Beer also talks about how this ‘fear of fear’ relates to the late nineteenth-century preoccupation with fear in the context of empire.
It is interesting to see how that the fear of the unknown translates into colonial and political ambitions. However, we mustn’t forget how important this ‘fear’ was in instrumentalising the widespread public support for colonial conquests.
A really good example of the intersections between literature and history!
Here are some recordings of Native American Peyote meetings, the second details music from the NAC, the first from an independent group. You will need your King’s ID to access the recordings, but I thought they’re are particularly interesting when compared with Peyote Queen. Percussion features quite heavily in them so there are clear links to cultural misappropriation of the African Drums in De Hirsch’s film.
Harry Smith’s is also revealing as it shows the complexity of the NAC, you hear ‘authentic’ voices from the NAC – who provide details of the peyote ceremony, its music, and some particularly the merging of Christian theology with Native American beliefs.
Track 3. Music of the Pawnee. Folkways Records. Prod. Gene Weltfish, (1965). Music Online: American Music. <http://search.alexanderstreet.com/view/work/71761>
Kiowa Peyote Meeting. Rec. 1 Jan. 1973. Folkways Records, 1973. By Harry Smith, (1974). Music Online: Smithsonian Global Sound for Libraries. <http://search.alexanderstreet.com/view/work/71909>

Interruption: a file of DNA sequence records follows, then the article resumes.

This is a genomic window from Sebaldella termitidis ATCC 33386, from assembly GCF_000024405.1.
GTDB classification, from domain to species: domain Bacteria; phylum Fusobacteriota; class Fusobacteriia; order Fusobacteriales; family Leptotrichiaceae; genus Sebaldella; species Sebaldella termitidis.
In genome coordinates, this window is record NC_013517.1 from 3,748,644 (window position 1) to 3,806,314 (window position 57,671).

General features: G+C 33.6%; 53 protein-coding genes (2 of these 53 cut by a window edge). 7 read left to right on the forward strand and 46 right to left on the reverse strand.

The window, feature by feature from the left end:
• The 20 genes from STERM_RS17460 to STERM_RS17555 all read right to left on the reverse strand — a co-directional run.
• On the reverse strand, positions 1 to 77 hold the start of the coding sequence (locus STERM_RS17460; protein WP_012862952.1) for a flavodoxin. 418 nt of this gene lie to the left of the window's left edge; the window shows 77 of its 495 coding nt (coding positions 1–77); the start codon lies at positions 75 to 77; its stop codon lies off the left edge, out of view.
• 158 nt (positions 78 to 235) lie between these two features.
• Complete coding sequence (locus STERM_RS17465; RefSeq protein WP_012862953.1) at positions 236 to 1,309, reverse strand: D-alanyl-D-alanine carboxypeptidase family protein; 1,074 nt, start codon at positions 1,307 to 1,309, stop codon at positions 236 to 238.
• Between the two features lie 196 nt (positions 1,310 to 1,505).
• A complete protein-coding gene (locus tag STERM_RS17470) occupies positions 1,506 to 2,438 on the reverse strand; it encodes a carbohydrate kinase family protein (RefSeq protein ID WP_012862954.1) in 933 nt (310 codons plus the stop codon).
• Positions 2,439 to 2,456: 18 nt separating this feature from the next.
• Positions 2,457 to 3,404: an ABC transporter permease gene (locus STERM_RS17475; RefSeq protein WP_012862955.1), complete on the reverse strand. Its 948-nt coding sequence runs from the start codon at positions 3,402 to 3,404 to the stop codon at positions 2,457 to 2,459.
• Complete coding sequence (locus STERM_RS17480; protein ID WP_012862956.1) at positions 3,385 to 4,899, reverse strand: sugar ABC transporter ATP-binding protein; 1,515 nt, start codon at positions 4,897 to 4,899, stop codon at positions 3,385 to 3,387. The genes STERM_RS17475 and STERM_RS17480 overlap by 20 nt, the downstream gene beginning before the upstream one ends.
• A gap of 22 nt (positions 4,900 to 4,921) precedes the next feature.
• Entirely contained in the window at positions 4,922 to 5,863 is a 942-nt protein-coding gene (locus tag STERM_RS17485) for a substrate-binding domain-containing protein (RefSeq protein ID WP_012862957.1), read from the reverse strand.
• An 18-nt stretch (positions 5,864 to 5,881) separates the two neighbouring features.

Imagining Outer Space: European Astroculture in the Twentieth Century, edited by Alexander C. T. Geppert, is a thorough collection of essays on how outer space has been imagined, explored, and represented in popular culture throughout the twentieth century.
Geppert’s introductory essay, ‘European Astrofuturism, Cosmic Provincialism: Historicizing the Space Age’ is quite broad but there is this really good quote that could be used for any of our parts really:
’Numerous ventures to ‘explore,’ ‘conquer’ and ‘colonize’ the depths of the universe in both fact and fiction must be read as attempts to counter the prevailing horror vacui, the fear of empty spaces and voids of infinity felt and explicitly formulated since the sixteenth century.’
I think this is an important aspect of how we cope with this horror vacui, and I don’t think that fear is necessarily a negative thing here – because this fear inspires other reactions than ‘exploring’, ‘conquering’ or ‘colonising’, it can also lead to wonder, imagination and creation… As we see throughout our presentation.
Geppert also mentions anthropomorphism and states that ‘historical visions of a future in outer space, imagined encounters with extraterrestrial civilizations and changing conceptions of alien life … always reveal more about their author’s societies than about ‘them’ or any ‘other’’. This is really important for my part on the presentation and relates both to sci-fi novels/films and conspiracy theories.